Putting the data together with what is known about human migrations over the relevant period, led to a number of insights into human evolution. Among them, the team found that the !Xhosa, who live mainly in southeast South Africa, share the same lactose persistence mutation as Kenyan and Tanzanian populations. This, in turn, suggests that the gene somehow flowed south from eastern Africa prior to the Bantu expansion, which began about 3,000 years ago, when the Bantu family of languages is thought to have spread.

There were additional surprises. A few African populations—the Mozabite from Algeria, the Fulani from Cameroon, and the Bulala from Chad—for example, did indeed have the T-13910 mutation, suggesting it was introduced from outside, perhaps during key historical moments, such as the spread of the Roman Empire into North Africa. Another mutation that confers lactose tolerance was found in 47% of volunteers belonging to the Hazda, a Tanzanian hunter-gather group—even though they have no known history of dairy production. Being able to digest milk seems to be a side effect in this case. The lactase enzyme performs a second, different enzymatic job in breaking down phlorizin, a bitter plant product that occurs in bark and the stems of fruit trees of the Rosaceae family, and a known traditional remedy for treating malaria. It was likely this lesser-known job of lactase that promoted the spread of lactose tolerance among the Hazda.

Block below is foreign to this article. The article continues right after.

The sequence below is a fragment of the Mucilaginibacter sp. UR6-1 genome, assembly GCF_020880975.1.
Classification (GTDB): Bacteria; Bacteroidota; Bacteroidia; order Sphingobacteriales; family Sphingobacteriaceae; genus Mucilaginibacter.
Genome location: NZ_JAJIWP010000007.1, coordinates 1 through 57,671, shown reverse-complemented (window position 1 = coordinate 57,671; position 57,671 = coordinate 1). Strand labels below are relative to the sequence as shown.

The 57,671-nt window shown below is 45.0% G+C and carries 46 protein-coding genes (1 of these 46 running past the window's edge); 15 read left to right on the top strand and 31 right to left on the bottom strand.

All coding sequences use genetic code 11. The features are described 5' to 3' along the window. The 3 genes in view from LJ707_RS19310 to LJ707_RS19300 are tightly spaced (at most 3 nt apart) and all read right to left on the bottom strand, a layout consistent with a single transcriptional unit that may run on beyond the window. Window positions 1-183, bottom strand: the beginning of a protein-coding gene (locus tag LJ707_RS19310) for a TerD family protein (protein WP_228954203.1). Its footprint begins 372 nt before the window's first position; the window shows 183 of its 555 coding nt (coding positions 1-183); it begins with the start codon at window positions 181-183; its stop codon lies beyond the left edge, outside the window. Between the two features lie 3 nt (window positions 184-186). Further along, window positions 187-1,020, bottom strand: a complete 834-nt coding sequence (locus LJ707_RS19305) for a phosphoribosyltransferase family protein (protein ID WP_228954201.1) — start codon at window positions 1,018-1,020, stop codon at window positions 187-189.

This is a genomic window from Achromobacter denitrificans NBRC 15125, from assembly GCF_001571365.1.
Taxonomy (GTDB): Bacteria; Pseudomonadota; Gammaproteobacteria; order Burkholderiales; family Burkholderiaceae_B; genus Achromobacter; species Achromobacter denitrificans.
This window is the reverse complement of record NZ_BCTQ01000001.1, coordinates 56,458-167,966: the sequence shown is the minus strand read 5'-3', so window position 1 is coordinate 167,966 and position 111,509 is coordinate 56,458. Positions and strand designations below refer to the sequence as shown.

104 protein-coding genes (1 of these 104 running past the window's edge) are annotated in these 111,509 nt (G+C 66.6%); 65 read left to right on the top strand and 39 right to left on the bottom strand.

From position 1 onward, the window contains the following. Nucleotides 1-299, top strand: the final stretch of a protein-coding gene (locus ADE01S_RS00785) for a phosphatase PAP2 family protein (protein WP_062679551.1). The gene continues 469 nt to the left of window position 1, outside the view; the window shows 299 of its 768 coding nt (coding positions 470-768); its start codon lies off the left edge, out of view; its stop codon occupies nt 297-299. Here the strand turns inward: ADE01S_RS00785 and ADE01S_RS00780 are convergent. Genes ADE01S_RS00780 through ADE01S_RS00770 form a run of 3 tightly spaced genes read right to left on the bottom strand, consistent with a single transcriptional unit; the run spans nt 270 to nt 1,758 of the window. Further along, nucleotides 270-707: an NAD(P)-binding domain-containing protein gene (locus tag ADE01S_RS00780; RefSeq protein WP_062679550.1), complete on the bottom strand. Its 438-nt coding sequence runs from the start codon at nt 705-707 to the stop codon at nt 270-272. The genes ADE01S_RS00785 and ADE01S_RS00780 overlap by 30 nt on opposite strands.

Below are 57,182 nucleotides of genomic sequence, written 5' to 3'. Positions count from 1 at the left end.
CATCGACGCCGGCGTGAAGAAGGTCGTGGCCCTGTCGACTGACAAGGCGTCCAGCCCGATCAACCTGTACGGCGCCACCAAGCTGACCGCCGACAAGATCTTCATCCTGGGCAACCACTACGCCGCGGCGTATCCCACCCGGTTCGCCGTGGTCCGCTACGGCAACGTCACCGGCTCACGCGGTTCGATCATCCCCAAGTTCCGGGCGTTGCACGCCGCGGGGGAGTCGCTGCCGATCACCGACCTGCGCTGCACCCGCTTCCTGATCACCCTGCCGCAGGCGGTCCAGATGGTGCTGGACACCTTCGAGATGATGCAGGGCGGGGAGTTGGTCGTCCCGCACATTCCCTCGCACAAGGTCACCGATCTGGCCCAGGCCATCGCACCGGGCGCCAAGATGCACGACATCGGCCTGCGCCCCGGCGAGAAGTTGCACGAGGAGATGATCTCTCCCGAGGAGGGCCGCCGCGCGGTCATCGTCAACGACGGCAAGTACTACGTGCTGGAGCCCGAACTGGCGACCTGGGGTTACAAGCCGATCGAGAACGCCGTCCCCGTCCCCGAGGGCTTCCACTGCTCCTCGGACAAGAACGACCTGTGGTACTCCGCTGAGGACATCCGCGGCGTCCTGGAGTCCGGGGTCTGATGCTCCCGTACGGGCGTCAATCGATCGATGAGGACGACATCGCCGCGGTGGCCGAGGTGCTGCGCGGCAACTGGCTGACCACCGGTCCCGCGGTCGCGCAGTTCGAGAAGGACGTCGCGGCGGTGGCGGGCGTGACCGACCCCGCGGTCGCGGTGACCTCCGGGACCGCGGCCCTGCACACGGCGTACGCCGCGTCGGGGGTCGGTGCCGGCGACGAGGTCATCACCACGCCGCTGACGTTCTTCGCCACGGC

By evolutionary genetics standards, the evolution of lactase tolerance is a high-speed thriller. Few other genes are known to have experienced such strong positive selection in human history. But there are still many unanswered questions. Tishkoff, for one, wants to integrate the genetic data with microbiome studies, to try to get a better handle on human history.


1. Welsh, J. D et al (1967) Isolated lactase deficiency: correlation of laboratory studies and clinical data.Arch. Intern. Med. 120: 261-269.
2. Welsh, J. D. (1970) Isolated lactase deficiency in humans: report on 100 patients. Medicine 49: 257-277.
3. Bayless, T. M., Rosensweig, N. S. (1967) A racial difference in incidence of lactase deficiency: a survey of milk intolerance and lactase deficiency in healthy adult males. JAMA 197: 968-972.
4. Kretchmer, N. (1972) Lactose and lactase.Sci. Am. 227(4): 70-78.
5. Enattah N.S. et al. (2002) Identification of a variant associated with adult-type hypolactasia. Nat Genet 30:233–237
6. Tishkoff, S. A. et al. (2006) Convergent adaptation of human lactase persistence in Africa and Europe. Nature Genet. doi:10.1038/ng1946
7. Ranciaro, A. et al. (2014) Genetic Origins of Lactase Persistence and the Spread of Pastoralism in Africa. AJHG.94(4), 496-510


Contributed by
Anna Petherick
Professional science writer & editor